White House meets with Koch officials on criminal justice reform

White House meets with Koch officials on criminal justice reform
White House senior adviser Valerie JarrettValerie June JarrettValerie Jarrett to DOJ on George Floyd: 'We expect action, we expect justice' New committee to 'Draft Michelle Obama' urges Biden to pick her as VP The Hill's Morning Report - Presented by Facebook - Senate sends 3 billion coronavirus package to House MORE on Thursday met with Koch Industries general counsel Mark Holden in an effort to bolster a rare bipartisan coalition pushing to overhaul the criminal justice system. 
It was the fourth meeting between the unlikely allies over proposals to reduce the nation's prison population, a top priority for both President Obama and conservative billionaires Charles and David Koch, two of the most influential donors in Republican politics.
Jarrett, Holden and White House counsel Neil Eggleston, who also attended the meeting, all agreed to focus their efforts around a bill that would lessen mandatory minimum sentences for nonviolent drug offenders.
"This was a productive conversation about the importance of focusing legislative efforts on areas in which there is strong bipartisan agreement," the White House said in a statement. 
The bipartisan coalition behind a criminal-justice reform bill is hoping for a vote on that measure early next year, before the 2016 campaign overtakes events on Capitol Hill. 
House Speaker Paul Ryan (R-Wis.) and Senate Majority Leader Mitch McConnell (R-Ky.) have both indicated the legislation will receive a floor vote next year. 
But the Koch-Obama alliance has been tested over key differences between criminal-justice bills in the House and Senate.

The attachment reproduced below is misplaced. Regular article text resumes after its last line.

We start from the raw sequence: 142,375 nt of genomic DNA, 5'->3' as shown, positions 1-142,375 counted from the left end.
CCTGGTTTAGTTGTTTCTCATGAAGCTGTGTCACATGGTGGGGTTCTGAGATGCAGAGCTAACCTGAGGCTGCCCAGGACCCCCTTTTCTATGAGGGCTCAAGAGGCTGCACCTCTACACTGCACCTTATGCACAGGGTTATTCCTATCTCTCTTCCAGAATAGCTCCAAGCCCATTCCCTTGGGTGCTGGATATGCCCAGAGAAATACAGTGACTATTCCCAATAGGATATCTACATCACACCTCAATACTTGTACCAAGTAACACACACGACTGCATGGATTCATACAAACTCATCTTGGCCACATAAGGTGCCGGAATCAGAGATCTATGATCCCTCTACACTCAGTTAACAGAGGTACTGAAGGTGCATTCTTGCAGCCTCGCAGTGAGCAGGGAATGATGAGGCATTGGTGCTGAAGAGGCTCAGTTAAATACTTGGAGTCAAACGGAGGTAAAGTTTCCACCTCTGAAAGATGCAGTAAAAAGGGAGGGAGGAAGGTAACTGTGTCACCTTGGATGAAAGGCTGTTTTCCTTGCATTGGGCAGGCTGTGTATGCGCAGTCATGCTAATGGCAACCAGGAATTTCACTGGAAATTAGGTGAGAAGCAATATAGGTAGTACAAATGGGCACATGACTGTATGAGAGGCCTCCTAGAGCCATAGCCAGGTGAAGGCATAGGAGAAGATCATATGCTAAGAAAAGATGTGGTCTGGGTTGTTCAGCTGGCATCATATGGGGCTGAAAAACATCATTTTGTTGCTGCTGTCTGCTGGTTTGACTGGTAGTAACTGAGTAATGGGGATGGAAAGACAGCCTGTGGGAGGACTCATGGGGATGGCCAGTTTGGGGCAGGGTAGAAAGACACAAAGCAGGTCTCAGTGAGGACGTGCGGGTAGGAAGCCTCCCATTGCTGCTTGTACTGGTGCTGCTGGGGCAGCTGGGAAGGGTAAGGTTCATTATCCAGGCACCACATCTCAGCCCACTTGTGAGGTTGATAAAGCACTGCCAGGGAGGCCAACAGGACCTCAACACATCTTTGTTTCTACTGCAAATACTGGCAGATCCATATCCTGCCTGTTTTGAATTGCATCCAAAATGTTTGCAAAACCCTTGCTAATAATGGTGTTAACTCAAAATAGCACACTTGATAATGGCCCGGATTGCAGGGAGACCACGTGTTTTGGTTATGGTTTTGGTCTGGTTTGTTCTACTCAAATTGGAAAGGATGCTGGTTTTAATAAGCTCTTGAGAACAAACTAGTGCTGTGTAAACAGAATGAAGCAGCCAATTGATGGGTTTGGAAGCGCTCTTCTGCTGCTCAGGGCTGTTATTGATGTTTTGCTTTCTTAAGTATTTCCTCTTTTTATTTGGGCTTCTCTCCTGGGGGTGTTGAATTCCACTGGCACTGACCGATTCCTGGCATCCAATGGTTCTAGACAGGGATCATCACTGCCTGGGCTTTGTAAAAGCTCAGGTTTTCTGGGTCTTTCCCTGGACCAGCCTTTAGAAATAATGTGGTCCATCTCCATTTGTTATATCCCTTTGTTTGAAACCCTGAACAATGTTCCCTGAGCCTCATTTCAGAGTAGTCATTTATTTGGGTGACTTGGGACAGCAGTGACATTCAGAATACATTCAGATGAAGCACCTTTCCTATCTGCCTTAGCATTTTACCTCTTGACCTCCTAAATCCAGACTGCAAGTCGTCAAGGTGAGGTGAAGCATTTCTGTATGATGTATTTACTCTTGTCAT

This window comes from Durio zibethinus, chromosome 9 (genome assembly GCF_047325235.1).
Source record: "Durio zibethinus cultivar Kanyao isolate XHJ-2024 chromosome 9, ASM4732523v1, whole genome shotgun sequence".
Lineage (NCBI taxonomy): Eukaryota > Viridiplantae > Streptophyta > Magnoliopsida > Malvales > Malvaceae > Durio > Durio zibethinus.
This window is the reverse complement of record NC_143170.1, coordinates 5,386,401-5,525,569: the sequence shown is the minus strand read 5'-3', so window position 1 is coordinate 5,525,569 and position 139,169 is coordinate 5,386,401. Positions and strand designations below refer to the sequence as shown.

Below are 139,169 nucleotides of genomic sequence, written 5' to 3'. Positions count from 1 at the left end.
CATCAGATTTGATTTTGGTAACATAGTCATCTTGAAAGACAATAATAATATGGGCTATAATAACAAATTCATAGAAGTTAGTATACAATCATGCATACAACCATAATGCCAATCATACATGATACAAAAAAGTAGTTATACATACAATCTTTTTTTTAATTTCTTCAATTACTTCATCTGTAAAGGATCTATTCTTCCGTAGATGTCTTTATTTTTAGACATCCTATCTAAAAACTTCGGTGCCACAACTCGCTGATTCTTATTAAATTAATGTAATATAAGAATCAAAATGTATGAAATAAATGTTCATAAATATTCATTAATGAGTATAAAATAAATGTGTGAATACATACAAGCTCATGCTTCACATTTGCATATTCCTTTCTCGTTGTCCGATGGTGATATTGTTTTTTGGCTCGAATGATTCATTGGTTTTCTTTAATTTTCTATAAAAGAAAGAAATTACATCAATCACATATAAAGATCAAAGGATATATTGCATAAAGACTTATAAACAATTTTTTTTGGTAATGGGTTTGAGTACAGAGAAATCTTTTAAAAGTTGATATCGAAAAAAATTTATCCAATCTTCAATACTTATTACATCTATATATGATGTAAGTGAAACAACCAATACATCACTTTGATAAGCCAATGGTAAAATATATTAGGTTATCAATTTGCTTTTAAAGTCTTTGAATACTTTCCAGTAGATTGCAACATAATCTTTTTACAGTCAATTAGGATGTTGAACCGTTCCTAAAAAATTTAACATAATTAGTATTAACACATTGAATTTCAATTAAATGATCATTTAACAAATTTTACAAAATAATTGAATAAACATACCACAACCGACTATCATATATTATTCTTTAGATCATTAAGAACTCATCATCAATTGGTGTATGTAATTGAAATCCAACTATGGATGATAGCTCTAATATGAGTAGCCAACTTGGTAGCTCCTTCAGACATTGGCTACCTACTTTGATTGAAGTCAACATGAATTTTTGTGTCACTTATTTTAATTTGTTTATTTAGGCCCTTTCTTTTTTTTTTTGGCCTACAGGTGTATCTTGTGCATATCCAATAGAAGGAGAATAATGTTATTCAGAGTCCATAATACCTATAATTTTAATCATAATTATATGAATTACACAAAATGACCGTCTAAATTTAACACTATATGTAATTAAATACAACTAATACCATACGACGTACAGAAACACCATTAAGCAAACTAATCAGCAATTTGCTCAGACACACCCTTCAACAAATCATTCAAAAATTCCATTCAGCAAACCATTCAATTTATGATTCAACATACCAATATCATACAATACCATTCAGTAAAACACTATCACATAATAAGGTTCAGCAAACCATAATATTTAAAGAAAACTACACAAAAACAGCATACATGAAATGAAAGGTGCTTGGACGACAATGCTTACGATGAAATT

One measure in the House would toughen "mens rea" requirements to prove that defenders knowingly committed a criminal act. Koch Industries believes the provision would make the criminal code fairer, but the Obama administration says it would make it more difficult to prosecute corporate pollution and food tainting cases, as well as other white-collar crimes. 
Jarrett and Eggleston relayed their concerns to Holden about the "mens rea" proposal during Thursday's huddle, according to the White House.
The group discussed other areas of mutual agreement, including programs to reduce recidivism and eliminating occupational licensing requirements, which both sides argue make it harder for the formerly incarcerated to get jobs.
Thursday's meeting follows a huddle between Obama and members of Congress from both sides of the aisle at the White House last week designed to talk through differences in the legislation. 
The White House is also continuing to push for changes to the system in public. It convened a panel last week featuring conservative activist Grover Norquist, actor Michael B. Jordan — the star of "Creed" who also appeared in HBO's "The Wire" — and “The Wire" creator David Simon.